Medial tibial stress syndrome is the more common condition that gets lumped under that way overused, meaningless and stupid term, ‘shin splints‘. There is somewhat of a muddled picture as to exactly what medial tibial stress syndrome really is (ie bone stress injury, periostitis, muscle insertion problem, etc or a combination of some those). There are as many experts on the web as there are theories as to what exactly it is and the best way to treat it – you only have to go onto blogs, YouTube, forums and even buy the eBooks to see all those experts, most of which who have had no clinical experience, yet feel strongly about their opinions and have found the magical cure! More often than not they muddle up the different clinical conditions that are subsumed into the ‘shin splints‘ basket mixing up the diagnoses and treatments.
There is no doubt that medial tibial stress syndrome is an overuse injury. Many different causes have been proposed over the years as to exactly what mechanical factors are involved in the overuse ranging from muscle tension on the tibia to a bone stress. A number of structural alignments problems are often cited as being involved such a lower arch, tibial varus, tight calf muscles and different gait patterns. There has not been any consistent data that points at any one particular mechanical factor over another. The main symptom of medial tibial stress syndrome is pain along the medial border of the tibia made worse by activity. It can be especially tender to palpation.
A lot of recent discussion has been around the potential of the problem being due to bending moments in the tibia. During running, the base of gait is narrower than when walking, giving rise to the co-called, runners varus. This means the tibia during running makes an angled contact with the ground rather than a more vertical contact with the ground during walking. This would result in increased varus bending moments going through the tibia, leading to greater compression forces that modelling has predicted would be were the main symptoms of medial tibial stress syndrome occur (this is either a very big coincidence or is evidence to support the model of bending moments being important).
As a result of this concept more and more clinicians are using varus or medial wedging in the running shoes (with or without a foot orthotic) which modelling shows would reduce that bending moment in the tibia. More and more clinicians are reporting that they are finding it helpful (and yes, a lot of anecdotes does not equal data).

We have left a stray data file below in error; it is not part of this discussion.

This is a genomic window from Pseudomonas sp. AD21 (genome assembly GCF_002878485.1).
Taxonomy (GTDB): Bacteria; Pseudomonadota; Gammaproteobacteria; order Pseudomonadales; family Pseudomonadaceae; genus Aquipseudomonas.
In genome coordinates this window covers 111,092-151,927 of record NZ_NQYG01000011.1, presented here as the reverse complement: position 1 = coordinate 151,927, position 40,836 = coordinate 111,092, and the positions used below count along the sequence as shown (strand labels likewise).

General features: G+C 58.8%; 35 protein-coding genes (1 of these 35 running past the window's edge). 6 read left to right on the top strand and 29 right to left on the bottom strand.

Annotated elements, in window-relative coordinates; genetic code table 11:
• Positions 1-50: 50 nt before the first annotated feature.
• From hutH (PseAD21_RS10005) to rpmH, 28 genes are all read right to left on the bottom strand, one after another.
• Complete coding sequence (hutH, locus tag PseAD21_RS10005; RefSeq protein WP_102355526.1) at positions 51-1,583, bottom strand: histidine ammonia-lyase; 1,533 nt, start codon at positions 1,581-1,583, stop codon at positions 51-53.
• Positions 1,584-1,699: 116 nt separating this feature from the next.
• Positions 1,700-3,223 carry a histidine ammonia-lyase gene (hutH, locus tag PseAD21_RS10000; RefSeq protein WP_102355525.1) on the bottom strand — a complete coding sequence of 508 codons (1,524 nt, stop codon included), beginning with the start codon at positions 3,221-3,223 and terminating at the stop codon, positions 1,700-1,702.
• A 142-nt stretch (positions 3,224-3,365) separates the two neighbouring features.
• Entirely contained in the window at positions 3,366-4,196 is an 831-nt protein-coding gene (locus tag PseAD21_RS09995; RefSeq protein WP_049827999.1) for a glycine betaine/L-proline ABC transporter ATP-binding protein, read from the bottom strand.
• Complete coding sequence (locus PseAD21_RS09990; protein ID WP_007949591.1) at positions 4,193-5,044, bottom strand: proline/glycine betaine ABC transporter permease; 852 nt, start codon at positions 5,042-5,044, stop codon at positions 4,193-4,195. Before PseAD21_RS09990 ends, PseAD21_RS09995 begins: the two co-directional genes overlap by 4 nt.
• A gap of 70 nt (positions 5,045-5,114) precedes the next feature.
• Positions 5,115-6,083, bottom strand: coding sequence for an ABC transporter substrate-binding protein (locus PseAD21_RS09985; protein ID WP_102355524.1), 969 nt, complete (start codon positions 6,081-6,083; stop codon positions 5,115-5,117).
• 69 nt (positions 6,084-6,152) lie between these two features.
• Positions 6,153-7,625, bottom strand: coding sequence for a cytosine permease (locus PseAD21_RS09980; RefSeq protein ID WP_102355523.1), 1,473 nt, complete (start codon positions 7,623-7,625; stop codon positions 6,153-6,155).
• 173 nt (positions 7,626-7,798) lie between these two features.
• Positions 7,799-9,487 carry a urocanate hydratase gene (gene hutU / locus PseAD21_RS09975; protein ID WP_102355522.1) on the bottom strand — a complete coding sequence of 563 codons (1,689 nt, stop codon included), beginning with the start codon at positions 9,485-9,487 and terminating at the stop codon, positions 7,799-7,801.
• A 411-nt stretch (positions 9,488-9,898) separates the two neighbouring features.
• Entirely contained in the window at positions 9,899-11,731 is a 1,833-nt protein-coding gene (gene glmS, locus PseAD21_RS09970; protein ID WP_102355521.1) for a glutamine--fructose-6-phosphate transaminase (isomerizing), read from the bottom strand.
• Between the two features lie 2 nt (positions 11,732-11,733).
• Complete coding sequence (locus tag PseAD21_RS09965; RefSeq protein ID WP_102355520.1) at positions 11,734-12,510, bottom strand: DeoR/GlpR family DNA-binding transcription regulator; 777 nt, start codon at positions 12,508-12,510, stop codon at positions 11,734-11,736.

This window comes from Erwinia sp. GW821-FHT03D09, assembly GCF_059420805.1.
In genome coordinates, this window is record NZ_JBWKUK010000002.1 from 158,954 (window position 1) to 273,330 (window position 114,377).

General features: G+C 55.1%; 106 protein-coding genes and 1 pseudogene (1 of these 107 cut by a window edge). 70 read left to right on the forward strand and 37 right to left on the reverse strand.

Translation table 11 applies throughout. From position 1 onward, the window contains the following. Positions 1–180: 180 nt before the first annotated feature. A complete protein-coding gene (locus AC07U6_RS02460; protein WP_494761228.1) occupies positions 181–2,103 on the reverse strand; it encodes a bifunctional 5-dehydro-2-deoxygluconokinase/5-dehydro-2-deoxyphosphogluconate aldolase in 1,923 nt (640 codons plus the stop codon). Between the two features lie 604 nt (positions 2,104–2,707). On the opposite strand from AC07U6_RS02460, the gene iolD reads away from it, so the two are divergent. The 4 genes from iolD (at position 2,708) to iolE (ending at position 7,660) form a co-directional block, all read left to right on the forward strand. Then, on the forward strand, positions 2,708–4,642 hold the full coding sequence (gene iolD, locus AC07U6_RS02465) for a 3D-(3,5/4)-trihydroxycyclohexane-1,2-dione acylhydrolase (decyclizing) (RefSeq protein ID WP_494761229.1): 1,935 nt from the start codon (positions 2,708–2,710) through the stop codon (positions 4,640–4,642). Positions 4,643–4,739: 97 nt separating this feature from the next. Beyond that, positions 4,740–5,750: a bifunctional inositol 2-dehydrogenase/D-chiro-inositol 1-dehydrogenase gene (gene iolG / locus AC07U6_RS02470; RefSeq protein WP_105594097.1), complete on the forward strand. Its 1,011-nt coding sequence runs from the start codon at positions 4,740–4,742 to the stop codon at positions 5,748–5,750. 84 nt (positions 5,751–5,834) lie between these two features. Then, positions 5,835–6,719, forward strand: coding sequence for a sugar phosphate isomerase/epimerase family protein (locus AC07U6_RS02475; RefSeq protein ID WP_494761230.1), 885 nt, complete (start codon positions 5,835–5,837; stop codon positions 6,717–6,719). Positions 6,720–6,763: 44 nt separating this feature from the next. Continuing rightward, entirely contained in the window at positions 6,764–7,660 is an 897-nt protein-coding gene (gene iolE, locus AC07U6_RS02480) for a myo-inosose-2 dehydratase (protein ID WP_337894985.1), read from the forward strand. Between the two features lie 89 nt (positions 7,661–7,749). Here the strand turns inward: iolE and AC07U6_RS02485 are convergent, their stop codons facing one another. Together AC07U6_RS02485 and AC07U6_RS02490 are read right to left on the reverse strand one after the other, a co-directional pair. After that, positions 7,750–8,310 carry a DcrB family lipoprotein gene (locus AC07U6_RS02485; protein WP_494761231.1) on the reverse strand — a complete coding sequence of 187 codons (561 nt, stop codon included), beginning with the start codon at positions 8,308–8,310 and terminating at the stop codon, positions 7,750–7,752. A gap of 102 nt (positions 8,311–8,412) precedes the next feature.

As I noted previously, in the book, Anatomy for Runners by Jay Dichary one comment jumped out at me in relation to medial tibial stress syndrome: “Slightly widen the stance so that the second toe lands on the edge of the white line on track or bike lane“. This would have the exact same effect as adding a wedge in the running shoe as it would reduce the bending moment in the tibia. Jay presented no evidence for his claim to do this, but I assume it is based on his, and maybe others, clinical experiences (and yes, a lot of anecdotes does not equal data).
What does the evidence say? There are no trials of this concept, so it is a matter of looking at evidence that is consistent with the model. An unpublished abstract that was presented at the 2013 APTA conference in January by Stacey Meardon and Tim Derrick in which they did a kinematic and kinetic analysis of 15 runners and looked at tibial bone stress with different base of gait widths. Amoung the findings, they found that as step width decreased, tension on the medial surface of the tibia increased. This is totally consist with the bending moments hypothesis. The work of Milgrom et al on the moment of interia could also be intrepreted in the context of this model of bending moments and tibial stress reaction.
So if this model of medial tibial stress syndrome is correct, then what should a clinician do? Medial wedging in the shoe or gait retraining to run with a wider base of gait? It is all going to come down to personal preferences as there is no evidence either way.
Personally, I tried to run with a slightly wider base of gait, it hurt my hip as the abductors were having to work so hard.
As always, I go where the evidence takes me until convinced otherwise